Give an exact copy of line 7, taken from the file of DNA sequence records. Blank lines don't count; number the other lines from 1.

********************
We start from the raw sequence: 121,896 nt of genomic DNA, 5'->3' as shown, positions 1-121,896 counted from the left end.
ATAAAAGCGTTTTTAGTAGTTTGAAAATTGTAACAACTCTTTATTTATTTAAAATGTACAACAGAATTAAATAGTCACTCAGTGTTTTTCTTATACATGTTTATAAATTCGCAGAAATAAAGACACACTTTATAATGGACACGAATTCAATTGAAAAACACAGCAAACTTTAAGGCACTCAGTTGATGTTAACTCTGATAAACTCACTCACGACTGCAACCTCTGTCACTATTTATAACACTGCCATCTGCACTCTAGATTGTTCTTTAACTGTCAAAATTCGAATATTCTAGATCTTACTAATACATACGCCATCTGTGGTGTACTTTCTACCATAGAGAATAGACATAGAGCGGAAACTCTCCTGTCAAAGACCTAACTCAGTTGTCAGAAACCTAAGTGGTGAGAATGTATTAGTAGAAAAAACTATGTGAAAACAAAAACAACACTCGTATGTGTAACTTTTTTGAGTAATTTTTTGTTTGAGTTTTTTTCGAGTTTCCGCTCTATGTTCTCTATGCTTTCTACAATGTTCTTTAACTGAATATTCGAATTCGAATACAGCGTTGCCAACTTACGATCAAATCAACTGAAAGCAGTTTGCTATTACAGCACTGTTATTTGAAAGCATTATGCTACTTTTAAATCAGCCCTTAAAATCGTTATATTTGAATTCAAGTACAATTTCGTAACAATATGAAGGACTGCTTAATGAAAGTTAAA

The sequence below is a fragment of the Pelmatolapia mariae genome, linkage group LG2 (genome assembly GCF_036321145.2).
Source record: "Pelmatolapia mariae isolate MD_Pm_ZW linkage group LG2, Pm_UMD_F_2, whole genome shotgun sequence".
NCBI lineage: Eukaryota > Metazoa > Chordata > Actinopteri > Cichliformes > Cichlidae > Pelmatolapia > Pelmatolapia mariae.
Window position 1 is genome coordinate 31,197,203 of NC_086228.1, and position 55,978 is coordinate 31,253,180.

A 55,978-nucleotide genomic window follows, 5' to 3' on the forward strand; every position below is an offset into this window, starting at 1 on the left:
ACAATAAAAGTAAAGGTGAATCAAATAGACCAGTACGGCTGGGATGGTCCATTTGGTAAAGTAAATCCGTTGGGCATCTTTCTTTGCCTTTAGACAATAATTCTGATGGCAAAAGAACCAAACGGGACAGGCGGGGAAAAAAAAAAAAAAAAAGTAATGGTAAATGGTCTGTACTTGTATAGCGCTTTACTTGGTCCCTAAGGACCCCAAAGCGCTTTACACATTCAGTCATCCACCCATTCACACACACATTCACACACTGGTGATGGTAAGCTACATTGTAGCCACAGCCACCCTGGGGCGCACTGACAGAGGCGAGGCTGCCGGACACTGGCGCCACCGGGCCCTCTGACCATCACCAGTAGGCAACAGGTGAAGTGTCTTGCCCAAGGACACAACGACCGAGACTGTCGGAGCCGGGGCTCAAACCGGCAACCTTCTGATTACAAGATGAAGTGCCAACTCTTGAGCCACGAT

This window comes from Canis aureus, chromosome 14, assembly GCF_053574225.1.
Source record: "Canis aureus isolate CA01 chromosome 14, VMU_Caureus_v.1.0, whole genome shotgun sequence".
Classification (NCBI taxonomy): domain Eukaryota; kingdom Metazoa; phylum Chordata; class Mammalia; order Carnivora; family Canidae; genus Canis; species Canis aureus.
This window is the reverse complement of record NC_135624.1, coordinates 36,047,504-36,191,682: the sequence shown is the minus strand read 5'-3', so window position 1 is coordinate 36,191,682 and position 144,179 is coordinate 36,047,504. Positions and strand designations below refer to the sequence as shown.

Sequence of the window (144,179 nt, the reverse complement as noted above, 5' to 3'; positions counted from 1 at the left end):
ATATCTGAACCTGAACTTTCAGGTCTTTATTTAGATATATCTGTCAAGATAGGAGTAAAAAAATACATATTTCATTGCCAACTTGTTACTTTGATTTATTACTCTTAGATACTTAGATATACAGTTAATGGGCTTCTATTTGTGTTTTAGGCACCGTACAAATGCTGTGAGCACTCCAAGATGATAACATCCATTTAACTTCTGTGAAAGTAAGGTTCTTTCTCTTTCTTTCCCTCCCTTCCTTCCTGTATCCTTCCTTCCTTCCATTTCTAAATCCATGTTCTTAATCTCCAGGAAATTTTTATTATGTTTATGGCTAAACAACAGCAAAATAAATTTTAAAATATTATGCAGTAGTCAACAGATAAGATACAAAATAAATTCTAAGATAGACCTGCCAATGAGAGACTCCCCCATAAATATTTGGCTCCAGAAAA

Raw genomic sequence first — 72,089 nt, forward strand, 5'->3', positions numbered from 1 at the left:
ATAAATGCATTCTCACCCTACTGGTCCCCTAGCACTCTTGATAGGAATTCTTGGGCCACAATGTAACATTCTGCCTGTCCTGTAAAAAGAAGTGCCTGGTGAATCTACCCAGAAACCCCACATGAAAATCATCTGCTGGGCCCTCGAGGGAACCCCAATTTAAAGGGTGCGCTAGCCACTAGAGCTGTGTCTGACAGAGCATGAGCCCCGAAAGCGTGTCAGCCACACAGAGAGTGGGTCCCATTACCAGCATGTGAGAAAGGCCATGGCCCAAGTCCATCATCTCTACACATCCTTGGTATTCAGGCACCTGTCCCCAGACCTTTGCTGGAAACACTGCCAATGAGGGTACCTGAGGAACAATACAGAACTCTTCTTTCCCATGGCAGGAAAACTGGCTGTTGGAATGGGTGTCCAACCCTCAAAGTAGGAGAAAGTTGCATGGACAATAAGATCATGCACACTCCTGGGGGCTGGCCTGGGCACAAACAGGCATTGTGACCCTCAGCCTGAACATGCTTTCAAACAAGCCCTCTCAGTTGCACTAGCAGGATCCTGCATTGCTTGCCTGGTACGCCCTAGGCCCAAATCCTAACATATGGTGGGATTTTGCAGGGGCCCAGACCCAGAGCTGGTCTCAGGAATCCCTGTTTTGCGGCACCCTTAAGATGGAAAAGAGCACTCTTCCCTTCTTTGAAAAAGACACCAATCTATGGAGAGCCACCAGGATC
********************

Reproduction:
A 55,978-nucleotide genomic window follows, 5' to 3' on the forward strand; every position below is an offset into this window, starting at 1 on the left: